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Hall resigns from city council

Another Sequim city councilor has announced his resignation. 

 

Don Hall told the city on Wednesday, Oct. 10, he plans to resign after the budget season on Nov. 27. 

 

The news comes less than a week after the council appointed Dennis Smith as it seventh city councilor to fill the vacancy left by the resignation of Bill Huizinga.

 

“It's been in the plans for a while,” Hall told the Gazette. “I'm 80 years old and it was just time.” 

 

Hall tried for an appointed city council seat twice before being appointed June 5, 2002, following the resignation of former councilor Bill Thomas. He served the term through the end of 2003 and was re-elected to serve through 2007 before losing his second re-election bid. He ran again and was elected to city council in 2008. His current term goes through December 2013. 

 

Fellow city councilor Ken Hays said Hall is one of the most interesting people he's met in the community.

 

“He is kind and thoughtful and always even-tempered,” Hays said. 

 

“He brings a wealth of professional experience to his service. His boundless passion and commitment to Sequim, especially for our parks, is rare and for us a real treasure. I will dearly miss his presence on the city council.”

 

Hall, a retired quality insurance manager from Rhode Island, said he and his wife, June, looked all over the U.S. after retiring and discovered Sequim and liked the area. 

 

He said his wife was interested in golf, swimming and exercise, but he wanted to get involved in the community as well. When he first tried for a council seat, Hall said, the council was considering going from seven to five councilors because there wasn't much interest.

 

“I told told them no, you should absolutely not have five councilors. You need more representation,” Hall said. 

 

Some of his personal accomplishments include helping install softball fields at Carrie Blake Park, pushing for the Sequim Dog Park, installing a path from the James Center for Performing Arts to the Water Reuse Site and putting in more signage at the park.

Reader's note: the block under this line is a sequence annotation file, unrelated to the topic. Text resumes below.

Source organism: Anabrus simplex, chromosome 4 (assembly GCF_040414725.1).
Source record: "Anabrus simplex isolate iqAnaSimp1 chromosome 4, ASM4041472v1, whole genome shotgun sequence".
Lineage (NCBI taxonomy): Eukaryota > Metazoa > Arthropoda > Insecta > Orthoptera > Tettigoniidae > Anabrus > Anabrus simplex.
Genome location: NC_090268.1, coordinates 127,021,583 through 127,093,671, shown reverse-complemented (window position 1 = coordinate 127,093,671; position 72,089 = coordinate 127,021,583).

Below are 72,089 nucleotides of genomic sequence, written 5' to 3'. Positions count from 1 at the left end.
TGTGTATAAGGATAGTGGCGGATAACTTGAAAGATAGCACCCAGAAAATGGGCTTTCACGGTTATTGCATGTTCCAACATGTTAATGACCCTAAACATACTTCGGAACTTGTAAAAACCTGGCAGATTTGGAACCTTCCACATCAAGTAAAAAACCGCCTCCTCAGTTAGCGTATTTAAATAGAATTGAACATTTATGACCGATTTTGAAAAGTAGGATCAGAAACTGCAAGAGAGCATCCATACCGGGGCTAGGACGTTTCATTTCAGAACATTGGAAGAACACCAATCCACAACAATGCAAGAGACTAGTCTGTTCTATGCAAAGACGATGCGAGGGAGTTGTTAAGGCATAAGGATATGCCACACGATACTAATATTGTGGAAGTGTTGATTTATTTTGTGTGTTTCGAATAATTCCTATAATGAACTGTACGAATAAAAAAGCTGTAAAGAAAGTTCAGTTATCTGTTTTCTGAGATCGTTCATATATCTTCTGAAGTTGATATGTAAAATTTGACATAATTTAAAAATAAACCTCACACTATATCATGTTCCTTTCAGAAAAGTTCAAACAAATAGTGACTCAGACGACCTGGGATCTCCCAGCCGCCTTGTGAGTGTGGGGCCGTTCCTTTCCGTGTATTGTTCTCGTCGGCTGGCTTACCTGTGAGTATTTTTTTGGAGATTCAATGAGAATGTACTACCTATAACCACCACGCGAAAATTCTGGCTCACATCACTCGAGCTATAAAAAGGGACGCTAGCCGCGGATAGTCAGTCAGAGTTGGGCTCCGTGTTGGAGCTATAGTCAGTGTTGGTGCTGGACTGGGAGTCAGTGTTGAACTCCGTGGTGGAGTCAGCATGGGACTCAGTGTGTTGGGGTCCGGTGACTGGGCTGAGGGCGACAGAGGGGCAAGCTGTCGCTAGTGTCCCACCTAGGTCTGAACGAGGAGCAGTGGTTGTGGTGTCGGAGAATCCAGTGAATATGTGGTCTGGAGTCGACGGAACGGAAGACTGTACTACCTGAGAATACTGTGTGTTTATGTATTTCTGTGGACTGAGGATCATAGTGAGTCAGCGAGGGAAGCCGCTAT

“I'm proud that I was able to get on the council and do these things,” he said. “I didn't just want to sit around and vegetate.”

 

As for the future of Sequim, Hall would like to see sewer and water infrastructure installed along West Sequim Bay Road and for the city to annex Battelle/Pacific Marine Science Laboratory into the city limits. 

 

“I'd like to see a clean industrial park out that way, too, for light industry,” he said. “I think it could go a long ways.” 

 

Along with being a city councilor, Hall also served on the city's planning commission for almost a year and has been active as a liaison between the council and the parks and recreation board. Hall plans to join  the city's parks board after his resignation, with council approval, and work on potential projects at Pioneer Park. 

 

“It's been a wonderful, interesting life and I'm glad I got involved,” Hall said.

 

He encourages more people to get involved, too. 

 

“The more the better,” he said. 

 



Second appointment sought

The city will seek candidates for Hall's vacant seat to serve through 2013.

 

Previous candidates not selected for Huizinga's seat can apply again along with new candidates.

 

Applicants must have lived in the City of Sequim for at least one year continuously and hold no other public office or employment under the city government.

 

The city council will interview candidates in public at 5 p.m. Monday, Dec. 10, at its regularly scheduled meeting in the Sequim Transit Center, 190 W. Cedar St.

 

Applications are available at Sequim City Hall, 152 W. Cedar St., by phone at 683-4139 or online at www.sequimwa.gov.

 

Deadline for submitting applications is 4 p.m. Friday, Nov. 16.

 

The position's salary is $150 per month.

 

 

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